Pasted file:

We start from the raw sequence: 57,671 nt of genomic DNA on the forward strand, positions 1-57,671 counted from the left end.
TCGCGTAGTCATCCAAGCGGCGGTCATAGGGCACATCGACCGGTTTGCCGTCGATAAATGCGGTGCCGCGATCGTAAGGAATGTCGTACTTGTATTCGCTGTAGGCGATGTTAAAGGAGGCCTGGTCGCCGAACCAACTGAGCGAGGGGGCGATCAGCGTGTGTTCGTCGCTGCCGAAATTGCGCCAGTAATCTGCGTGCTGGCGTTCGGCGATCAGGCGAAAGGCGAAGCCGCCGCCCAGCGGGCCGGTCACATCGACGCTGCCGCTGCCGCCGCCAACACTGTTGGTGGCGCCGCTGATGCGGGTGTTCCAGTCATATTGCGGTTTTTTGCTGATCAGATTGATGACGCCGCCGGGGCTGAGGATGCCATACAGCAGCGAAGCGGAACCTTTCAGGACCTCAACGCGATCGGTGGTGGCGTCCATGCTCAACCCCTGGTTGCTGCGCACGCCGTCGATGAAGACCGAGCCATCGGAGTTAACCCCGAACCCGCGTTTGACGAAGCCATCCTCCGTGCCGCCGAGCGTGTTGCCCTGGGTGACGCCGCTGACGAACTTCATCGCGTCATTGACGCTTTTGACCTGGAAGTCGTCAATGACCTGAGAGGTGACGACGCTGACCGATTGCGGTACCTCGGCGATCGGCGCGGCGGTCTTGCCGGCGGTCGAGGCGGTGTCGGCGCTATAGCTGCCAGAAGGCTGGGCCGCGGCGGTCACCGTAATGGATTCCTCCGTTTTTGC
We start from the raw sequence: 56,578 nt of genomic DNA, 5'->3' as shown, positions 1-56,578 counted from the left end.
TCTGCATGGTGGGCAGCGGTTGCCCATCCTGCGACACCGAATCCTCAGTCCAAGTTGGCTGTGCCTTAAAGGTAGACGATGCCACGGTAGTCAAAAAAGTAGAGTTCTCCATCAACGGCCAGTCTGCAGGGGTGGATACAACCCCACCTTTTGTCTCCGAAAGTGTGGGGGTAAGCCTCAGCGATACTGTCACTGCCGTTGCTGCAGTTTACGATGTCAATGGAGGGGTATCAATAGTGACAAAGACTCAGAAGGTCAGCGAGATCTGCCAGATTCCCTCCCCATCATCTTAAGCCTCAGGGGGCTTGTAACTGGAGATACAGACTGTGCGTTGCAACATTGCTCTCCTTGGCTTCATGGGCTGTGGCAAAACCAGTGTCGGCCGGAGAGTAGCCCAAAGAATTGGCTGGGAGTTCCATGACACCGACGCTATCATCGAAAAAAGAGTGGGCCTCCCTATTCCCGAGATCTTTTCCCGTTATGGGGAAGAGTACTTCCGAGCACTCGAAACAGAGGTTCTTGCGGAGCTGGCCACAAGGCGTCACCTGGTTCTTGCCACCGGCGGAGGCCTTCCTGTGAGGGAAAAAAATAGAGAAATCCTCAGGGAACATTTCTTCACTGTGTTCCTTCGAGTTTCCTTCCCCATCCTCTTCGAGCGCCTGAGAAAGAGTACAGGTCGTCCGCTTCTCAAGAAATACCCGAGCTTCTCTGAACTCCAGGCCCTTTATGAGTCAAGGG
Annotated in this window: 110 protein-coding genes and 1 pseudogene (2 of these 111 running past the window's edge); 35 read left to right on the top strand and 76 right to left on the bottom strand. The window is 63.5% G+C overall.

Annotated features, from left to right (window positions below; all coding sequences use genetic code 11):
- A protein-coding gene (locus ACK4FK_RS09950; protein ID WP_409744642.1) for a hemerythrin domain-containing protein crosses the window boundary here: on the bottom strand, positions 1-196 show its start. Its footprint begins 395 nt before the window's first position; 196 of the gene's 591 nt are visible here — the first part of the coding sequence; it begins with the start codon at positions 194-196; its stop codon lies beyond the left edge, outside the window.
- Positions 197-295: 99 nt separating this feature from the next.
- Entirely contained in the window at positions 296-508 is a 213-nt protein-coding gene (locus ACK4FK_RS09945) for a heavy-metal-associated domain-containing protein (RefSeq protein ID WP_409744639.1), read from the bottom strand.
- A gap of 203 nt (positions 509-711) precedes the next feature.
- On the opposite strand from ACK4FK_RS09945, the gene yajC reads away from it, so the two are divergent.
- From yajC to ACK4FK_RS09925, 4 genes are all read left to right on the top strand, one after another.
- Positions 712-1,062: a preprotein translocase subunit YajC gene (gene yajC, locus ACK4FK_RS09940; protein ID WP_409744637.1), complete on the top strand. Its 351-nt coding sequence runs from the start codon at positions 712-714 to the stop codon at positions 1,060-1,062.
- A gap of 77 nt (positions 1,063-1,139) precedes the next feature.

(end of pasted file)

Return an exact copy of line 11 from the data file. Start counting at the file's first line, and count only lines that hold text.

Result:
- On the opposite strand from ACK4FK_RS09945, the gene yajC reads away from it, so the two are divergent.